UNITED STATES DISTRICT COURT DISTRICT OF MASSACHUSETTS GRACE BOADI, Plaintiff v. CENTER FOR HUMAN DEVELOPMENT, INC. AND CANDY PENNINGTON Defendants ) ) ) ) ) ) ) ) Civil Case No. 14-cv-30162-KAR MEMORANDUM OF DECISION AND ORDER ON AWARD OF LIQUIDATED DAMAGES AND FRONT PAY I. INTRODUCTION Grace Boadi ("Plaintiff") sued her former employer, the Center for Human Development ("CHD"), and her former supervisor, Candy Pennington (collectively "Defendants"), for interfering with her rights under the Family and Medical Leave Act ("FMLA" or "Act"), 29 U.S.C. §§ 2601-2654, and for violating other statutory rights by terminating her employment on April 21, 2013 while she was hospitalized due to the sudden onset of a mental impairment. After the parties consented to this court's jurisdiction, see 28 U.S.C. § 636(c); Fed. R. Civ. P. 73, Defendants' summary judgment motion was allowed, in part, and denied as to Plaintiff's FMLA interference claim (Dkt. No. 84). On June 23, 2017, after a three day trial on the FMLA claim, the jury found in Plaintiff's favor on liability and awarded her $112,592.34 for lost wages and $29,448.90 for lost benefits from April 21, 2013 through the date of the verdict, for a total of $142.041.24 (Dkt. No. 129). The case now comes before the court for a determination of whether Plaintiff is entitled to liquidated damages and front pay. See 29 U.S.C. § 2617(a)(1)(A)(iii) and (a)(1)(B). After trial, the parties presented the court with testimony on the question of front pay, but did not proffer additional evidence regarding liquidated damages. For the reasons that follow, the court 1 awards Plaintiff $142,041.24 plus interest in liquidated damages and denies her request for front pay. II. FACTUAL BACKGROUND Because the jury found that Plaintiff had a "serious health condition," as defined by the Act, that she or her spokesperson provided adequate notice of her need for FMLA leave, and that Defendants interfered with Plaintiff's FMLA rights, the court recites the trial evidence in the light most favorable to her (Dkt. No. 129). See Perdoni Bros., Inc. v. Concrete Sys., Inc., 35 F.3d 1, 5 (1st Cir. 1994) ("'[W]hen a party has a right to a jury trial on an issue involved in a legal claim, the judge is of course bound by the jury's determination of that issue as it affects his disposition of an accompanying equitable claim.'") (quoting Lincoln v. Bd. of Regents, 697 F.2d 928, 934 (11th Cir.)). See also Curtis v. Loether, 415 U.S. 189, 196 n.11 (1974). In 2003, Plaintiff began employment as a direct care worker at CHD's Bonnyview program, a group home where she provided support to the four male residents with mental impairments. Darlean Thomas was Plaintiff's direct supervisor. Pennington was Bonnyview's program manager and Thomas' supervisor. Both Thomas and Pennington were familiar with the FMLA, but had not received FMLA training. The Bonnyview program supervisor, Jeffrey Trant, supervised Pennington. Trant had received FMLA training. During the seven day period beginning on Sunday, April 14, 2013, Plaintiff was scheduled to work on Wednesday, April 17, Thursday, April 18, Friday, April 19, Saturday April 20, and Sunday, April 21, 2013. She was hospitalized from April 15 through April 24, 2013. Plaintiff's son, James Takyi, transported her to the Mercy Medical Center ("Mercy") emergency room on Monday, April 15, 2013, due to mental health issues that arose suddenly on April 14. Because Plaintiff wanted Takyi to inform CHD of her status, Takyi called his friend, 2 Raymond Frimpong, who worked at CHD, told him that Plaintiff was at the Mercy emergency room because she was very sick, and asked who he should contact at CHD to report his mother's hospitalization. Frimpong gave Takyi the number of the on-call supervisor for Bonnyview, who Takyi called and notified that his mother was very ill, was in the emergency room, and was not able to work. Plaintiff was transported to Pembroke Hospital ("Pembroke"), a psychiatric facility, the next day, April 16, 2013. Pennington called Takyi on that date and inquired about Plaintiff's status. Takyi reported that Plaintiff was hospitalized and was very sick. He advised Pennington that he was uncertain when Plaintiff would return to work. Pennington told him to have Plaintiff call when she was able to do so. When Takyi spoke to Thomas on the telephone the following day, April 17, 2013, he reported that Plaintiff was very sick, was in the Mercy hospital,1 and was not able to work. Takyi was unsure when his mother would be capable of returning to work. Thomas spoke to Takyi a second time on that date and directed him to call CHD's human resources ("HR") department regarding short term disability benefits ("STDB") if Plaintiff expected to be absent from work for more than five days. Heeding Thomas' advice, Takyi contacted Louise Ochrymowicz in the HR department and reported that his mother was hospitalized. Ochrymowicz, who had limited FMLA training, prepared a STDB packet and FMLA paperwork, including FMLA guidelines, which she signed and dated on April 17, 2013. The STDB packet, dated April 17, 2013, acknowledged that CHD had been informed that Plaintiff was on a medical leave of absence due to a non-work related illness. 1 By this time, Plaintiff was hospitalized at Pembroke, a psychiatric facility. Takyi told CHD that his mother was hospitalized at Mercy to protect her privacy. 3 Plaintiff was transported from Pembroke to South Shore Hospital ("South Shore") due to injuries she sustained when she fell while speaking to Takyi on the telephone on Thursday, April 18, 2013. Pennington called Takyi as he drove to South Shore. She was angry and asked whether Plaintiff could speak. When Takyi responded that she was able to speak, Pennington told Takyi that it was not acceptable for him to call CHD instead of his mother and told him not to call again. Pennington also directed Takyi to have Plaintiff obtain a medical certificate from the hospital. Pennington did not ask further questions about Plaintiff's condition. According to Takyi, Plaintiff could speak, but she was unintelligible. Plaintiff told the jury that she was not able to call CHD during her hospital stay. After reviewing Plaintiff's treatment records, Dr. Kadushin, Plaintiff's expert witness, opined that Plaintiff was not capable of making decisions and following CHD's policies and procedures while she was hospitalized. On April 19, 2013, Carol Fitzgerald, the vice president of HR, made contemporaneous notes of her telephone conversation with Pennington, who reported to Fitzgerald that Plaintiff was hospitalized and was unable to work. Plaintiff returned to Pembroke on April 20, 2013. When Takyi attempted to obtain a medical certificate from the hospital, the staff told him to get one from Plaintiff's primary care physician ("PCP") after she was discharged. On Monday, April 22, 2013, Pennington notified Fitzgerald that Plaintiff violated CHD's no call/no show policy by being absent from work on April 19, 20, and 21, 2013 without personally notifying CHD of her , as its call-in policy required. Considering Plaintiff to have abandoned her job and voluntarily resigned, Fitzgerald drafted a termination letter that Trant signed. Neither Pennington nor Fitzgerald told Trant that Plaintiff was hospitalized. 4 Plaintiff was released from Pembroke on April 24, 2013. The next day, during an appointment with her PCP, the doctor faxed a certificate to CHD indicating that Plaintiff needed a leave of absence from April 23 to May 23, 2013 and could return to her full duties on May 24, 2013. Plaintiff went to CHD's HR department after her medical appointment where she completed and signed the STDB forms and FMLA paperwork. Plaintiff also provided CHD with a physician's statement indicating that she had been hospitalized. Plaintiff cooperated with CHD by providing all of the information CHD requested. Plaintiff called Pennington a day or two later to notify her that she would be returning to work at CHD. Pennington told Plaintiff that Trant wanted to speak to her because she had violated the no call/no show policy. When Plaintiff returned to CHD to sign the second page of the STDB paperwork on April 30, 2013, Fitzgerald notified her that she had abandoned her job by failing to call to report her absences. Fitzgerald did not seek any clarification or additional information about the circumstances of Plaintiff's absence from work or the FMLA leave she had requested through her physician's statement. During the first week of May, Plaintiff received Trant's letter notifying her of her termination from employment with CHD as of April 21, 2013. III. ANALYSIS A. Liquidated Damages The jury found that Defendants violated 29 U.S.C. § 2615(a)(1) (Dkt. No. 129). The FMLA provides that in addition to lost wages, employment benefits, and interest, an employer who violates the FMLA is liable for an additional amount as liquidated damages equal to [lost wages, benefits, and interest], except that if an employer who has violated section 2615 of this title proves to the satisfaction of the court that the act or omission which violated section 2615 was in good faith and that the employer had reasonable grounds for believing that the act or omission was not a violation of section 2615 of this title, such court may, in the discretion of the court, [decline to award liquidated damages]. 5 29 U.S.C. § 2617(a)(1)(A)(iii). See Pagán-Colón v. Walgreens of San Patricio, Inc., 697 F.3d 1, 12 (1st Cir. 2012). "Thus, an employer must prove both 'good faith' and 'reasonable grounds' to escape liquidated damages, and the decision of whether to award liquidated damages is left to the court." Id. "Because the employer bears the burden of proof, the statute creates a 'strong presumption in favor of awarding liquidated damages.'" Id. at 12-13 (quoting Thom v. Am. Standard, Inc., 666 F.3d 968, 976 (6th Cir. 2012)). See Reich v. S. New Eng. Telecomms. Corp., 121 F.3d 58, 71 (2d Cir. 1997) ("The burden . . . 'is a difficult one to meet . . . and [d]ouble damages are the norm, single damages the exception . . . .'") (quoting Brock v. Wilamowsky, 833 F.2d 11, 19 (2d Cir. 1987)). "'To establish good faith under the FMLA, a defendant must show that "it honestly intended to ascertain the dictates of the FMLA and to act in conformance with it."'" PagánColón, 697 F.3d at 14 (quoting Thom, 666 F.3d at 977). "Thus an employer will be liable for liquidated damages where it '"either knew or showed reckless disregard for the matter of whether its conduct was prohibited by statute."'" Id. at 15 (quoting Chao v. Hotel Oasis, Inc., 493 F.3d 26, 35 (1st Cir. 2007)). "The reasonableness requirement 'imposes an objective standard by which to judge the employer's conduct.'" Persky v. Cendant Corp., 547 F. Supp. 2d 152, 157 (D. Conn. 2008) (quoting Martin v. Cooper Elec. Supply Co., 940 F.2d 896, 907-08 (3rd Cir. 1991)). Plaintiff, an "eligible employee" under the Act, was entitled to take up to twelve weeks of unpaid leave during a twelve month period for her inpatient hospitalization, "a serious health condition" that rendered her unable to perform the functions of her position, after she provided Defendants with adequate notice of her need for FMLA leave. 29 U.S.C. §§ 2611(11)(A), 2612(a)(1)(D) and (c). Because Plaintiff's illness and need for leave were unforeseeable, she was permitted to give CHD notice "as soon as practicable under the facts and circumstances of [her] 6 particular case." 29 C.F.R. § 825.303(a). The FMLA allows a family member to provide notice "if the employee is unable to do so personally." Id. When the employee's need for FMLA leave is unforeseeable, she is excused from complying with the employer's "usual and customary notice and procedural requirements for leave" if she is unable to use the phone. 29 C.F.R. § 825.303(c). "In all cases, the employer should inquire further of the employee if it is necessary to have more information about whether FMLA leave is being sought by the employee, and obtain the necessary details of the leave to be taken." 29 C.F.R. § 825.302(c). Defendants failed to present the kind of evidence that the First Circuit and other courts recognize as indicia of an employer's good faith and reasonable grounds to believe that they were in compliance with the FMLA. See Pagán-Colón, 697 F.3d at 15. First, "[a]n employer may advance its good faith and reasonable grounds showings by demonstrating that it sought legal advice about its obligations under the FMLA." Id. The employer in Pagán-Colón showed good faith by consulting its attorney "several times" before terminating plaintiff. See id. Here, on the other hand, there was no evidence that Defendants sought legal counsel or other advice on the FMLA's requirements before they terminated Plaintiff's employment. Specifically, Defendants failed to show that they made any effort to fulfill their duty to investigate whether the FMLA or its regulations required Plaintiff to comply with their call-in policy, which required employees to call to report their absences unless they were "physically unable to do so," and whether the notices that Takyi provided were adequate. See Cooper v. Fulton Cty., 458 F.3d 1282, 1287-88 (11th Cir. 2006) (plaintiff was entitled to liquidated damages where his employer did not have an objectively reasonable basis to believe its conduct was lawful when it terminated the plaintiff without consulting an attorney or making any attempt to determine whether the termination violated the FMLA or its regulations); Poff v. Prime Care Med., Inc., 1:13-CV-03066, 2015 WL 7 5822369, at *7 (M.D. Pa. Oct. 1, 2015) (awarding liquidated damages based on employer's bad faith as evinced by management's failure to discuss or investigate whether plaintiff's termination violated the FMLA); Persky, 547 F. Supp. 2d at 161-62 (employer's conduct was deemed to be objectively unreasonable and liquidated damages were awarded because the employer "took minimal steps to ensure that it was complying with the FMLA"). Second, in Pagán-Colón, "there was ample evidence of communications breakdowns . . . that prevented . . . the . . . managers who made the decision to terminate [plaintiff] from learning of the facts of his hospitalization and absence in a timely manner." Pagán-Colón, 697 F.3d at 15. In the instant case, however, Plaintiff's son's multiple notifications that his mother was hospitalized, was very sick, and was unable to work provided Defendants with adequate notice of her entitlement to FMLA leave. See 29 C.F.R. § 825.303(a). Takyi relayed this information to Pennington on April 16 and 18, 2013. On the latter date, Pennington directed Takyi to stop calling thereby effectively barring him from notifying CHD that Plaintiff would be absent on April 19, 20, and 21, 2013. Fitzgerald's contemporaneous note of her conversation with Pennington on April 19, 2013 evinced their knowledge of Plaintiff's hospitalization before April 22, 2013, when they initiated the termination of her employment for failing to comply with CHD's call-in policy on April 19, 20, and 21, 2013. The fact that Pennington, who made termination decisions, had little FMLA training is further evidence of CHD's lack of good faith. Compare Poff, 2015 WL 5822369, at *7 (employer's failure to provide adequate FMLA training to its management employees who terminated employee was a factor in finding the employer acted in bad faith). Although Trant, the program director, had received FMLA training, Pennington and Fitzgerald did not tell him that Plaintiff was hospitalized. Neither Trant, nor anyone at CHD, sought additional information regarding Plaintiff's condition, including whether 8 she was personally capable of contacting CHD to explain her need for leave during her hospitalization, before Trant signed Plaintiff's termination letter on April 22, 2013. See 29 U.S.C. § 825.303(c). See Thom, 666 F.3d at 977 (awarding liquidated damages based on employer's bad faith for failing to investigate a misunderstanding regarding plaintiff's return date); Persky, 547 F. Supp. 2d at 163 (employer was unable to sustain its burden of proving good faith and reasonableness due to its lack of investigation). Finally, distinct from the circumstances in Pagán-Colón, Defendants' failure to reconsider their decision to terminate Plaintiff after she complied with the regulation's "as soon as practicable" requirement is evidence of a failure to act in good faith. 29 C.F.R. § 825.303(a). Contrast Pagán-Colón, 697 F.3d at 15 (plaintiff's employer's reconsideration of its termination decision evinced its good faith and reasonable grounds for believing that it complied with the FMLA). The day after Plaintiff was discharged from Pembroke, she provided CHD with proof of her inpatient hospitalization and her physician's certificate indicating that she could return to her full duties in a month and, a few days later, she told Pennington that she intended to return to work. Defendants, however, did not even ask Plaintiff why she had not personally notified CHD about her absences and need for leave and did not reexamine their decision to terminate Plaintiff's employment. As soon as practicable under the circumstances, Plaintiff cooperated in all respects in providing CHD the information it needed to ascertain that she could not personally have called CHD while she was in the hospital, and was delusional, confused, and experiencing seizures. Compare Thom, 666 F.3d at 977-78 ("the company's obdurate refusal to correct an obvious mistake that constituted a wrongful discharge of this 36-year employee reinforces the case for liquidated damages" based on bad faith). 9 Defendants have not met their burden of demonstrating that they acted in good faith and with objective reasonableness because they failed to ascertain whether they acted in conformance with the dictates of the FMLA before terminating Plaintiff, who they knew had been hospitalized for days, and for failing to reconsider their decision when they could, with no trouble, have determined the basis for Plaintiff's reinstatement. Accordingly, they are liable for liquidated damages. B. Front Pay "When reinstatement is not available or practicable [as here], an award of front pay is committed to the court's discretion." McPadden v. Wal-Mart Stores E., L.P., Case No. 14-cv475-SM, 2016 WL 4991488, at *4 (D.N.H. Sept. 16, 2016), reconsideration denied, Case No. 14-cv-475-SM, 2017 WL 61933 (D.N.H. Jan. 5, 2017) (citing Johnson v. Spencer Press of Maine, Inc., 364 F.3d 368, 380 (1st Cir. 2004)). The First Circuit has "held that money damages are a disfavored, yet nonetheless alternative, remedy to reinstatement . . . ." Rederford v. U.S. Airways, Inc., 589 F.3d 30, 37 (1st Cir. 2009) (citing cases). Unlike proof of liquidated damages, Plaintiff bears the initial burden to prove that she is entitled to front pay. See Torres v. Caribbean Forms Mfr., 286 F. Supp. 2d 209, 221 (D.P.R. 2003); see also Excel Corp. v. Bosley, 165 F.3d 635, 640 (8th Cir. 1999); Barbour v. Merrill, 48 F.3d 1270, 1279 (D.C. Cir. 1995) ("The plaintiff bears the initial burden of providing the district court 'with the essential data necessary to calculate a reasonably certain front pay award,' including 'the amount of the proposed award, the length of time the plaintiff expects to work for the defendant, and the applicable discount rate.'") (citing McKnight v. Gen. Motors Corp., 973 F.2d 1366, 1372 (7th Cir.1992)). 10 Plaintiff, who was 57 at the time of the trial in June 2017, testified that she wanted to work for ten more years before retiring. She was denied social security disability benefits because the Social Security Administration determined that she was able to work. She was trained for work as a certified nurse assistant, home health aide, and cosmetologist and testified that she has attempted, without success, to find employment since the termination of her employment with CHD. "[A]ny award of front pay is necessarily speculative, since it represents an estimate of what the successful plaintiff might have earned had he or she simply been reinstated at the close of trial." McPadden, 2016 WL 4991488, at *4 (citing Cummings v. Standard Register Co., 265 F.3d 56, 66 (1st Cir. 2001)). See also Mathieu v. Gopher News Co., 273 F.3d 769, 782 (8th Cir. 2001) ("An award of front pay . . . is inherently speculative in length of time and when considering possible mitigation by reason of other employment. It is based on probabilities rather than actualities."). "When awarded, front pay is intended to be temporary in nature; its purpose is simply to compensate a prevailing plaintiff until she is able to obtain comparable employment elsewhere." McPadden, 2016 WL 4991488, at *4. See, e.g., Selgas v. American Airlines, Inc., 104 F.3d 9, 12 (1st Cir. 1997). One factor that courts consider in determining whether or not to award front pay includes "how well or thoroughly the jury compensated the plaintiff for her injuries in its award . . . ." McPadden, 2016 WL 4991488, at *4. See Carey v. Mt. Desert Island Hosp., 156 F.3d 31, 41 (1st Cir. 1998) (trial court's determination that compensatory damages and back pay were adequate to compensate the plaintiff was, "standing alone," sufficient to support its decision to refuse to award front pay); Webber v. Int'l Paper Co., 307 F. Supp. 2d 119, 129 (D. Me. 2004) (court declined to award front pay because the jury's award of compensatory damages and back pay "more than adequately compensated [plaintiff] for 11 his injury"). A front pay award that "extends over many years to an estimated retirement date" is disfavored "since the greater the period of time upon which a front pay award is calculated in a case involving an at-will employee the less likely it is that the loss of future earnings can be demonstrated with any degree of certainty or can reasonably be attributed to the illegal conduct of the employer." Cummings, 265 F.3d at 66 (citation and internal punctuation omitted). See Powers v. Grinnell Corp., 915 F.2d 34, 43 (1st Cir. 1990) (refusing to grant front pay request that was "too speculative"). Further, "front-pay damages, as an award for future damages, 'must be reduced to present value' to account for the difference in the value of money in the future and the value of money today." Travers v. Flight Servs. & Sys., Inc., 808 F.3d 525, 544 (1st Cir. 2015) (citation omitted); see also Scarfo v. Cabletron Sys., Inc., 54 F.3d 931, 961 (1st Cir 1995) ("in calculating damages for front pay, [an expert] correctly chose to discount the amounts representing the plaintiffs' future wages at an appropriate interest rate in order to determine the present value of the future stream of income to which each plaintiff would have been entitled"). "While an expert witness is not necessary in every case, a claim for long-term front pay damages that is not supported by expert testimony is likely to be too speculative to survive." Nashawaty v. Winnipesaukee Flagship Corp., Civil No. 15-cv-118-JD, 2016 WL 6330574, at *2 (D.N.H. Oct. 28, 2016) (citing Travers, 808 F.3d at 545). Here, considering these factors, Plaintiff's request for a long-term front pay award until her retirement in ten years is denied primarily because the jury's award of more than four years' of lost wages and benefits plus interest and the statutory liquidated damages, which doubled the jury's award, adequately compensated Plaintiff for her loss of employment. See Carey, 156 F.3d at 41; Powers, 915 F.2d at 43; Wildman v. Lerner Stores Corp., 771 F.2d 605, 616 (1st Cir. 1985) (availability of liquidated damages mitigates against award of front pay). While this 12 reason, standing alone, is a sufficient basis for denying Plaintiff's request, see Carey, 156 F.3d at 41, Plaintiff's ability to work and the absence of expert testimony on the present value of her projected wages makes an award based on her future employment too speculative. See Dollar v. Smithway Motor Xpress, Inc., 710 F.3d 798, 811 n.4 (8th Cir. 2013) ("[G]eneral equitable principles require that any equitable award be viewed in the greater context of a given case with all of the varied, unpredictable, and unusual facts that may exist. Our review of the facts in this case leaves us with the firm impression the award of front pay is too speculative and would be an impermissible 'windfall' for the plaintiff."); Nashawaty, 2016 WL 6330574, at *2. IV. CONCLUSION For the foregoing reasons, it is hereby ordered that: 1. Pursuant to 29 U.S.C. § 2617(a)(1)(A)(i)(I) and (a)(1)(A)(ii), judgment be entered for Plaintiff in the amount of the jury's award of $142,041.24 plus interest from April 21, 2013 to September 21, 2017. 2. Pursuant to 29 U.S.C. § 2617(a)(1)(A)(iii), judgment be entered for Plaintiff for liquidated damages in the amount of $142,041.24 plus interest from April 21, 2013 to September 21, 2017 (the same amount of interest calculated on the jury's award of damages). 3. Plaintiff's request for equitable relief pursuant to 29 U.S.C. § 2617(a)(1)(B) is DENIED. IT IS SO ORDERED. Date: September 21, 2017 _______________________________ KATHERINE A. ROBERTSON United States Magistrate Judge 13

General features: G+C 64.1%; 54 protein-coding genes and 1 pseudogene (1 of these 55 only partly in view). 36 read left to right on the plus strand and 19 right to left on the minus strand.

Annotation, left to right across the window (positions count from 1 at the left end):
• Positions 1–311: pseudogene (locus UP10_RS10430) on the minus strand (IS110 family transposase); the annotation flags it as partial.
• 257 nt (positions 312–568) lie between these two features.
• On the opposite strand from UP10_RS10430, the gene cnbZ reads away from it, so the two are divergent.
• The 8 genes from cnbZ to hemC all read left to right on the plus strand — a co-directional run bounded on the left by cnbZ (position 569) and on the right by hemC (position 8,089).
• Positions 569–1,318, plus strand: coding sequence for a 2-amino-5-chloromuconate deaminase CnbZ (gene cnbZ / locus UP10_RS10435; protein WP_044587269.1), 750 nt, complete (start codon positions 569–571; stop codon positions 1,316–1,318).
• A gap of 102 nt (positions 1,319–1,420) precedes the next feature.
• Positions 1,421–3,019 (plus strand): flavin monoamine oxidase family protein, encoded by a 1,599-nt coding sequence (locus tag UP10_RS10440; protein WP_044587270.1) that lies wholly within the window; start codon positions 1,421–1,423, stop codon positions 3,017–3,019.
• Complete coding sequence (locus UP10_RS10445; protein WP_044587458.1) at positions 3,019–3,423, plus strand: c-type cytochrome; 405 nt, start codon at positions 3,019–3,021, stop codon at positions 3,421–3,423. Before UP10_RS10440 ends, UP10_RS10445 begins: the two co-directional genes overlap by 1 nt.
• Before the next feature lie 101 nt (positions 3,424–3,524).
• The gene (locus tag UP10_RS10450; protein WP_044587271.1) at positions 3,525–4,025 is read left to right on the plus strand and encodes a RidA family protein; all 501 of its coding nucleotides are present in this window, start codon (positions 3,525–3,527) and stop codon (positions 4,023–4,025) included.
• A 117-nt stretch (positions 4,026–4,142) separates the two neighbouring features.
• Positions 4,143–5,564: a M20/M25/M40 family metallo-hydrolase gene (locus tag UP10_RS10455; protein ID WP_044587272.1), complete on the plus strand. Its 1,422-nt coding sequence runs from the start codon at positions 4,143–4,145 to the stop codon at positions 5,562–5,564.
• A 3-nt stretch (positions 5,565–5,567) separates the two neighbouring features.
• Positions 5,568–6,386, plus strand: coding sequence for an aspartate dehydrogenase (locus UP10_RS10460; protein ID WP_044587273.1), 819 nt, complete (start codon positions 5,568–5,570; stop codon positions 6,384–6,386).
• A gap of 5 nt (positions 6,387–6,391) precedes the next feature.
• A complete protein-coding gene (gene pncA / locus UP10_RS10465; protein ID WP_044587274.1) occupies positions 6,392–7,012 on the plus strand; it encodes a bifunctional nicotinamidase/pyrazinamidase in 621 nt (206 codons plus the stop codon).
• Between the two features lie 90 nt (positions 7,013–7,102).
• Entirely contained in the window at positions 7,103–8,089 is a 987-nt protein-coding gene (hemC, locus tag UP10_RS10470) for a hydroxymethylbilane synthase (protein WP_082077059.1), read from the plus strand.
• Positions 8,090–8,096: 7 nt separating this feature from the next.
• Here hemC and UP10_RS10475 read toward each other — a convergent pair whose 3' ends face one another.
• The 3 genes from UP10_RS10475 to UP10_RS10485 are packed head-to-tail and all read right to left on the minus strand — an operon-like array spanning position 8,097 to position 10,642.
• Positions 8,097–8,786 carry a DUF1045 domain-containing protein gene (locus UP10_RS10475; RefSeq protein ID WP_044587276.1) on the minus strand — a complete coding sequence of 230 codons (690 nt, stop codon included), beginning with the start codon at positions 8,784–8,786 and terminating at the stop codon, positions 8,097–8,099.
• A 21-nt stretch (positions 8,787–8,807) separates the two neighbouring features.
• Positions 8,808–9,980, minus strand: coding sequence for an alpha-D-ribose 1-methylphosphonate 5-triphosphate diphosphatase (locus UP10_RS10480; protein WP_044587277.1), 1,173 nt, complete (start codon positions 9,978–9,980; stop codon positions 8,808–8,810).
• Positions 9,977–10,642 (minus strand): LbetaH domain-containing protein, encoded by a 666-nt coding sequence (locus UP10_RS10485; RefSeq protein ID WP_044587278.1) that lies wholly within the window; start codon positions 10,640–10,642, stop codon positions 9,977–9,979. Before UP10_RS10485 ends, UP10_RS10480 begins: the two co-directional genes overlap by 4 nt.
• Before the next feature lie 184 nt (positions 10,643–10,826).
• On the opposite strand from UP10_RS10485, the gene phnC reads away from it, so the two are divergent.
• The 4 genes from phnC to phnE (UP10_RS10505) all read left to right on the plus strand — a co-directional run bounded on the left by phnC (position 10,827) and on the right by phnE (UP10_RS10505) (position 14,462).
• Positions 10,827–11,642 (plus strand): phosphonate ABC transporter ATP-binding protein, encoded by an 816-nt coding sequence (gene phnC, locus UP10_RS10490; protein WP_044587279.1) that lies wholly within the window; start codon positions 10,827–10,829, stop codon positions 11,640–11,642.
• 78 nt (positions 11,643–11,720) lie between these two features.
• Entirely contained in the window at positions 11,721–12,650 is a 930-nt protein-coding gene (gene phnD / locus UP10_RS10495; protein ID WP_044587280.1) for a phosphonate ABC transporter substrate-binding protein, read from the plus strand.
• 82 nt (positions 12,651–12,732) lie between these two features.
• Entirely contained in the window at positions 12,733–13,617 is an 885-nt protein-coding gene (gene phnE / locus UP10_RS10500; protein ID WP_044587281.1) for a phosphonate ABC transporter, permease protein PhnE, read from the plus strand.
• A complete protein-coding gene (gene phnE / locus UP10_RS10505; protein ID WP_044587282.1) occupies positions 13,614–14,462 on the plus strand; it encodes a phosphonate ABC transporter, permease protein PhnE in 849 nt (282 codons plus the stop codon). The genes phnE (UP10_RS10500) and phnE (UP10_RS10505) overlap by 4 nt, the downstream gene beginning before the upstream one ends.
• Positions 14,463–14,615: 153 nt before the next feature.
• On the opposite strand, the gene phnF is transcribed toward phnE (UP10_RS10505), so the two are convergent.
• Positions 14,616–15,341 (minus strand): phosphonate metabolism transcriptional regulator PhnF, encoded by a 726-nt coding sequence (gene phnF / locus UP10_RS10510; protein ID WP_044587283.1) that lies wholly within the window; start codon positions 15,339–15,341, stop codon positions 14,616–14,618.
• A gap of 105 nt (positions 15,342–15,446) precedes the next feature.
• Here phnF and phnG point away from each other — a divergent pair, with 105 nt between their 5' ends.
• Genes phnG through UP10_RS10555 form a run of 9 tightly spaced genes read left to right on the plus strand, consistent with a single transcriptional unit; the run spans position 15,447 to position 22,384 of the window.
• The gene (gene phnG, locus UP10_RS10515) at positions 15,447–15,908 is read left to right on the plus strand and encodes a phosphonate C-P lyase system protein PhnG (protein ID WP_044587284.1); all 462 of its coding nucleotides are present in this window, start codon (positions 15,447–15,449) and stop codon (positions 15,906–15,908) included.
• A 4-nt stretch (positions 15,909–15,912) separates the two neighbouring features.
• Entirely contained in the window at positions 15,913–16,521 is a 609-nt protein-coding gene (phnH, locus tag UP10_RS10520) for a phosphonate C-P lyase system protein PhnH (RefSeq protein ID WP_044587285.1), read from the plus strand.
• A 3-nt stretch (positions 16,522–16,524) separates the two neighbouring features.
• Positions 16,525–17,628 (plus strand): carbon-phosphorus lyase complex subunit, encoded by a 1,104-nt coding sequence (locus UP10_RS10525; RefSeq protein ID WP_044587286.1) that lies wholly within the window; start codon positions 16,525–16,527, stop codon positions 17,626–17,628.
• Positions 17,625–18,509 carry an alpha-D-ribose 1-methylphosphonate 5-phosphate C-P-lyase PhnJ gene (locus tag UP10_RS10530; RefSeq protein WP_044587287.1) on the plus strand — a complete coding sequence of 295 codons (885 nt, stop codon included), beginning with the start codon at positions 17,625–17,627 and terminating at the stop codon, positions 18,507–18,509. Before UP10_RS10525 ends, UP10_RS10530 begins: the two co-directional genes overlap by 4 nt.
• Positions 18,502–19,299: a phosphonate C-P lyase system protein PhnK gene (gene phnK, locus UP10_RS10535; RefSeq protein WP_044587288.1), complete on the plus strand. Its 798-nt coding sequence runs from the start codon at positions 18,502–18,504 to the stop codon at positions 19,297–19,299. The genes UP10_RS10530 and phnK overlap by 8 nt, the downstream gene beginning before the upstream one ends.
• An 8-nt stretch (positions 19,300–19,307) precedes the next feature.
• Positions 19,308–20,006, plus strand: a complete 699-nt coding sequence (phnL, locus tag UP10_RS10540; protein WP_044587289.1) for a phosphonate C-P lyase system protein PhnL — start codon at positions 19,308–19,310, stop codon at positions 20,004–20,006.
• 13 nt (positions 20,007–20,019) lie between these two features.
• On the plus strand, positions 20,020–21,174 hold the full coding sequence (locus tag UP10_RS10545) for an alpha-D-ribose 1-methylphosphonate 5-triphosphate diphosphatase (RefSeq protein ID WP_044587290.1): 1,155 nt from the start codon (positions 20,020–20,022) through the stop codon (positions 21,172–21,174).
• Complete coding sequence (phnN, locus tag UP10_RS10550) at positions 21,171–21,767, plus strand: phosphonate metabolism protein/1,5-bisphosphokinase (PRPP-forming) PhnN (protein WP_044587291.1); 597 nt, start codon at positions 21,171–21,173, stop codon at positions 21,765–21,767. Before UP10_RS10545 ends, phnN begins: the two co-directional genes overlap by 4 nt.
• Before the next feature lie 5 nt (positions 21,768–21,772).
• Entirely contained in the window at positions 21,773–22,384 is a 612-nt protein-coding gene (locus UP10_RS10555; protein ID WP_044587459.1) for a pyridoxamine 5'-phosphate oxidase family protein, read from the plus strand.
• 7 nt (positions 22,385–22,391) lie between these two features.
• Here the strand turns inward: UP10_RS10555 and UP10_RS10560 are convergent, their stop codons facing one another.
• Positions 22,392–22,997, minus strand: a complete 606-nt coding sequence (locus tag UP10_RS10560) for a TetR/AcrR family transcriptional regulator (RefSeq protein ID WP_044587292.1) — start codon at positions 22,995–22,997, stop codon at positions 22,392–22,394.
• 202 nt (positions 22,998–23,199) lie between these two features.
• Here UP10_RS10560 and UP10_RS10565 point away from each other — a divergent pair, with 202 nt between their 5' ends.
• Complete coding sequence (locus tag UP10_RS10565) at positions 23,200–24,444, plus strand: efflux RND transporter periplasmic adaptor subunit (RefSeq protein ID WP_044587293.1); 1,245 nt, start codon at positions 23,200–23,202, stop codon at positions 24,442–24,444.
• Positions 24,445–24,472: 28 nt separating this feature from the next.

Disclaimer: Justia Dockets & Filings provides public litigation records from the federal appellate and district courts. These filings and docket sheets should not be considered findings of fact or liability, nor do they necessarily reflect the view of Justia.

Why Is My Information Online?